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The ill ego-consciousness

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  1. Introduction.
  2. Extreme cases of dissociation.
  3. Spiritualists and mediums in the late nineteenth century.
  4. The abductee experience.
  5. Part 1.
    1. Extracts taken from Jung, C, CW: Vol: 18.
    2. A symbol as a living thing.
    3. The interpreting mind's movement.
  6. Conclusion.

Modern western ego consciousness equates to an ego that differentiates itself from the outer object or from the outer phenomena. And also the healthy differentiating ego is also stable. Hence, logically the psychologically ill person attaches too easily to outer-objects and to outer phenomena. And such a person is not psychologically stable. Such a person is unstable. Perhaps such a person with a psychological disposition like this has a lack of self-belief, a lack of self-worth and so on. Or often the case is that they lack basic psychological self-awareness. In this essay we are going to focus on the ego consciousness that fails to differentiate itself from external phenomena. Hence, in-effect, for such a person their ego consciousness hasn't been born. They attach to phenomena and are therefore at the external object's mercy. If you attach to an externality then what happens to the external object ? happens to you. This is because one hasn't differentiated their ego from the outer object.

[...] One dreams there way into the other. Such people then will not have a word said against the other person because that would equate to a blasphemous attack on oneself and be experienced as a loss of soul or dissociation in modern-speak. In the late nineteenth century spiritualists and mediums were common-place and from my psychological perspective, those spiritualists and mediums who genuinely believed themselves to be honest dreamed their way into other personalities in a very similar way to the experience of multiple personality. [...]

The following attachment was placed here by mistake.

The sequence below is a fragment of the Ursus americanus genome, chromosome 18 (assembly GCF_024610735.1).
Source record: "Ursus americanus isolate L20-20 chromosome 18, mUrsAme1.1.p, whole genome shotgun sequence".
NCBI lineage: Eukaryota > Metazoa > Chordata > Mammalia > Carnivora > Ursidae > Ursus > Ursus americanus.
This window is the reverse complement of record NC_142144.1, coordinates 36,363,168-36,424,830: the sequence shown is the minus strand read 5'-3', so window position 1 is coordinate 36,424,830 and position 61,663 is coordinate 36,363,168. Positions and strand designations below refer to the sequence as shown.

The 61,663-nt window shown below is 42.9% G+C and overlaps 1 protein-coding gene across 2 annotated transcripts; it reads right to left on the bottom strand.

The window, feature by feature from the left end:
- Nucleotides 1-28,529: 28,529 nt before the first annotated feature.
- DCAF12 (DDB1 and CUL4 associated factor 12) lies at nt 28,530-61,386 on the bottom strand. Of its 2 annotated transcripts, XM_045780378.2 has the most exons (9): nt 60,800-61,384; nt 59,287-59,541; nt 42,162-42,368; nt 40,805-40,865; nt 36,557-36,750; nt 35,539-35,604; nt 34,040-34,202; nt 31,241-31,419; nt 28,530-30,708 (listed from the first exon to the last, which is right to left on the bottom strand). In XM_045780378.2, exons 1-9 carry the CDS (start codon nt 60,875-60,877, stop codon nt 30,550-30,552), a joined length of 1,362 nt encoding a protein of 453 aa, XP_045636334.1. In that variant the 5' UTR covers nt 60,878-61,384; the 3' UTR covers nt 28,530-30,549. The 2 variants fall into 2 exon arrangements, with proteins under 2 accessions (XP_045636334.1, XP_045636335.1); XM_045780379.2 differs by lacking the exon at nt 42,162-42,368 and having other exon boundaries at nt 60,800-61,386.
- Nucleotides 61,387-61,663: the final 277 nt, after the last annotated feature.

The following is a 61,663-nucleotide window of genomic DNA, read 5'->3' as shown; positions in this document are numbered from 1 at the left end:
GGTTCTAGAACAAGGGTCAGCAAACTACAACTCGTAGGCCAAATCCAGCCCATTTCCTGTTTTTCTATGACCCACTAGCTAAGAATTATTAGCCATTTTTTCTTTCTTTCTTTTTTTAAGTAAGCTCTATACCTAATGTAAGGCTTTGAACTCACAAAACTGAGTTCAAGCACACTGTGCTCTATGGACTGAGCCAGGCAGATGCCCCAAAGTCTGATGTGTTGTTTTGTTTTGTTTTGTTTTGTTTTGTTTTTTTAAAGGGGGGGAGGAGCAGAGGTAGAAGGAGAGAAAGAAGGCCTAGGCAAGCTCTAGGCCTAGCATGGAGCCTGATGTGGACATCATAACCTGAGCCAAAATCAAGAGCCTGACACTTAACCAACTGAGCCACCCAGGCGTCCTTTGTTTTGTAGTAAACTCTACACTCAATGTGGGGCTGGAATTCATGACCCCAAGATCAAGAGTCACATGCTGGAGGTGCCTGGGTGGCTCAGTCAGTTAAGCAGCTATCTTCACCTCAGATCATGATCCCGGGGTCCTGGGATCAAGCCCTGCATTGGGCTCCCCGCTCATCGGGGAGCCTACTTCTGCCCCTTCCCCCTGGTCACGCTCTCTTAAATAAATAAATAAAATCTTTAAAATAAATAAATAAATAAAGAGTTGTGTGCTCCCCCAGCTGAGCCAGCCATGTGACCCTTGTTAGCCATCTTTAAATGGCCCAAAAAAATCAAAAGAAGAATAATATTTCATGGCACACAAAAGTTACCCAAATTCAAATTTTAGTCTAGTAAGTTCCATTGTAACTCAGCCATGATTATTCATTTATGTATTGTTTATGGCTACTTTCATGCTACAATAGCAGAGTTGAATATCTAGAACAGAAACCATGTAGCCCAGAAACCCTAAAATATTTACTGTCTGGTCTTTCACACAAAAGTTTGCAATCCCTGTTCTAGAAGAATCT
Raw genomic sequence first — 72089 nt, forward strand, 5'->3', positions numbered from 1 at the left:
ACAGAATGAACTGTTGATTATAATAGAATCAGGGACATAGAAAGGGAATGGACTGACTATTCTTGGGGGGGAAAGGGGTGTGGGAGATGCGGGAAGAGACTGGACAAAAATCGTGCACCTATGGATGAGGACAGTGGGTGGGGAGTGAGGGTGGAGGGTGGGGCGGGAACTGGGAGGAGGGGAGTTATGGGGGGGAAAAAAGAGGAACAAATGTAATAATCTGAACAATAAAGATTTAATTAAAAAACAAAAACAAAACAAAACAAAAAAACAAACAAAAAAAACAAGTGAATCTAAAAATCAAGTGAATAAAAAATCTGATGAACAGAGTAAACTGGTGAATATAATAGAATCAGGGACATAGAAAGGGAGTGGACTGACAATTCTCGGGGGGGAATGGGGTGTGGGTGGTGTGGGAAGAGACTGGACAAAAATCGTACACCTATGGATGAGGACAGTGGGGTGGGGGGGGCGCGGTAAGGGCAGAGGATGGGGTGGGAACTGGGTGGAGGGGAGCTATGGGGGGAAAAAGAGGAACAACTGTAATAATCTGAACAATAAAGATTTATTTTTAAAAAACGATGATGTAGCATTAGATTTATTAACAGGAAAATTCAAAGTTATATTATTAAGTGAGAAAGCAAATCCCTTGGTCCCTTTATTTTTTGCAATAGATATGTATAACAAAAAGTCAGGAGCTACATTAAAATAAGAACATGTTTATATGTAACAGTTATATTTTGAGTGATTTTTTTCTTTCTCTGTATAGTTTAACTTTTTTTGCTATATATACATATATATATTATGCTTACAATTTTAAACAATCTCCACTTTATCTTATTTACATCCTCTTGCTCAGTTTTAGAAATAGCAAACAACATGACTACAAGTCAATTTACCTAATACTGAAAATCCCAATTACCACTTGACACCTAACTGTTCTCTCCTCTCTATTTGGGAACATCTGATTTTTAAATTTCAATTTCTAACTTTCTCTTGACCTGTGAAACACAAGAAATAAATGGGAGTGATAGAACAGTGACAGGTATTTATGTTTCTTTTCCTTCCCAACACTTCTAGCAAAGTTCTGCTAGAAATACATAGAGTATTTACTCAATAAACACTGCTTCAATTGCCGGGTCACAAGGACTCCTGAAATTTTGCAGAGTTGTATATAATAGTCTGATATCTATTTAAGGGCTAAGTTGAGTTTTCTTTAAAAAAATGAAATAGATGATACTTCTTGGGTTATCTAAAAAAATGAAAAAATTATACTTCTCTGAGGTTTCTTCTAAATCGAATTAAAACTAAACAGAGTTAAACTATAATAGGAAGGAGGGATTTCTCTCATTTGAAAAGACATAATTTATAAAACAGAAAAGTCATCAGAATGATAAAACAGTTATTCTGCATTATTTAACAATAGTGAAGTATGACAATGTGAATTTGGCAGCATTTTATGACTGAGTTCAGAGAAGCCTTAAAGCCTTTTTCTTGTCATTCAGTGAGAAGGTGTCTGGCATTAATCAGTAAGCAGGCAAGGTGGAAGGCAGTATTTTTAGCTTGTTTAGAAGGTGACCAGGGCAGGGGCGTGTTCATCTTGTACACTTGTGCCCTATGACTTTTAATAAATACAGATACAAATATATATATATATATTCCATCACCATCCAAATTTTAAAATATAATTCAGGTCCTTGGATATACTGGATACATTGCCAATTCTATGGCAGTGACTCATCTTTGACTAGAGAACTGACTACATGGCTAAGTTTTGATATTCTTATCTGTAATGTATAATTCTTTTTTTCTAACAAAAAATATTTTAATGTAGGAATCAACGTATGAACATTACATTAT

[...] But now, when we transfer what Jung said about the individual symbol to our topic, the question of the meaning of human existence as a whole, we are confronted with a historical rupture of an entirely different character and order of magnitude; this change is no longer comparable to a removal, which, being no more than a change of location or environment, does not immediately and essentially affect the identity of the person moving. It is more like the transformation in puberty, e.g., when there is a substantial change in the identity and redefinition of the person himself or herself from child to man or woman, respectively. [...]


[...] the in- ness experience of the Middle Ages and the ancients). Jung therefore artificially establishes for himself the psychological feeling that he believes those previous cultures had, and then claims for this artificial psychology, an objective reality. For me, what Jung did equates to his own personal myth. Jung is useful for describing neurosis and for understanding much about psychological life but he threatens to distance the modern from their contemporary life and reality rather than help them connect to it. [...]

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